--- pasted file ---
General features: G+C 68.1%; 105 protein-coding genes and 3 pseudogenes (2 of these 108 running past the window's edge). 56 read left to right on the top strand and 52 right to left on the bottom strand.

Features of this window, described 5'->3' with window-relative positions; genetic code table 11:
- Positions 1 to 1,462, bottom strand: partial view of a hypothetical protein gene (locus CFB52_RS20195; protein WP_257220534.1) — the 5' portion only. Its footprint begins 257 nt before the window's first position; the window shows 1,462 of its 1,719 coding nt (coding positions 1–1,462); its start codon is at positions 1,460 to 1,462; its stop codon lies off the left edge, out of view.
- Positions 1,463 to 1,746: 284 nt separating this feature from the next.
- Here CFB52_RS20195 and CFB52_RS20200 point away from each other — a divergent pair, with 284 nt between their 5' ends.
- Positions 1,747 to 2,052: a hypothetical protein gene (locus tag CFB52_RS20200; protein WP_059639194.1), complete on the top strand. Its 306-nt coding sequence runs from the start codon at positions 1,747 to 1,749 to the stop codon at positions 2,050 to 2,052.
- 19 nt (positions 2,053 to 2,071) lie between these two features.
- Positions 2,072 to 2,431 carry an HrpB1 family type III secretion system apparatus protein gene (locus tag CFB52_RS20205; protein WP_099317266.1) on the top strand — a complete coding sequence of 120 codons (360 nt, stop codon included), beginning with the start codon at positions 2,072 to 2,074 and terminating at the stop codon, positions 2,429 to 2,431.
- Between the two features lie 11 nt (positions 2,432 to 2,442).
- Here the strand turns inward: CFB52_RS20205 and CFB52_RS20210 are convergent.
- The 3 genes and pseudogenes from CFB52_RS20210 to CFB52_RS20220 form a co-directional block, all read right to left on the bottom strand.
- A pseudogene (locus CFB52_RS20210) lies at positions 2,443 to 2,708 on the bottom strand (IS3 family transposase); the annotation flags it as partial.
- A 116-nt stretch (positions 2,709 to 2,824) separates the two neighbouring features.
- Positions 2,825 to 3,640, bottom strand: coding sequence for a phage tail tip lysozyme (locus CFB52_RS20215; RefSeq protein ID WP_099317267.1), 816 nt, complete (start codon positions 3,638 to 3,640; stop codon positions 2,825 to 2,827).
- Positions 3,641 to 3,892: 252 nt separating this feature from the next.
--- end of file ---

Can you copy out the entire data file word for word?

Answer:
General features: G+C 68.1%; 105 protein-coding genes and 3 pseudogenes (2 of these 108 running past the window's edge). 56 read left to right on the top strand and 52 right to left on the bottom strand.

Features of this window, described 5'->3' with window-relative positions; genetic code table 11:
- Positions 1 to 1,462, bottom strand: partial view of a hypothetical protein gene (locus CFB52_RS20195; protein WP_257220534.1) — the 5' portion only. Its footprint begins 257 nt before the window's first position; the window shows 1,462 of its 1,719 coding nt (coding positions 1–1,462); its start codon is at positions 1,460 to 1,462; its stop codon lies off the left edge, out of view.
- Positions 1,463 to 1,746: 284 nt separating this feature from the next.
- Here CFB52_RS20195 and CFB52_RS20200 point away from each other — a divergent pair, with 284 nt between their 5' ends.
- Positions 1,747 to 2,052: a hypothetical protein gene (locus tag CFB52_RS20200; protein WP_059639194.1), complete on the top strand. Its 306-nt coding sequence runs from the start codon at positions 1,747 to 1,749 to the stop codon at positions 2,050 to 2,052.
- 19 nt (positions 2,053 to 2,071) lie between these two features.
- Positions 2,072 to 2,431 carry an HrpB1 family type III secretion system apparatus protein gene (locus tag CFB52_RS20205; protein WP_099317266.1) on the top strand — a complete coding sequence of 120 codons (360 nt, stop codon included), beginning with the start codon at positions 2,072 to 2,074 and terminating at the stop codon, positions 2,429 to 2,431.
- Between the two features lie 11 nt (positions 2,432 to 2,442).
- Here the strand turns inward: CFB52_RS20205 and CFB52_RS20210 are convergent.
- The 3 genes and pseudogenes from CFB52_RS20210 to CFB52_RS20220 form a co-directional block, all read right to left on the bottom strand.
- A pseudogene (locus CFB52_RS20210) lies at positions 2,443 to 2,708 on the bottom strand (IS3 family transposase); the annotation flags it as partial.
- A 116-nt stretch (positions 2,709 to 2,824) separates the two neighbouring features.
- Positions 2,825 to 3,640, bottom strand: coding sequence for a phage tail tip lysozyme (locus CFB52_RS20215; RefSeq protein ID WP_099317267.1), 816 nt, complete (start codon positions 3,638 to 3,640; stop codon positions 2,825 to 2,827).
- Positions 3,641 to 3,892: 252 nt separating this feature from the next.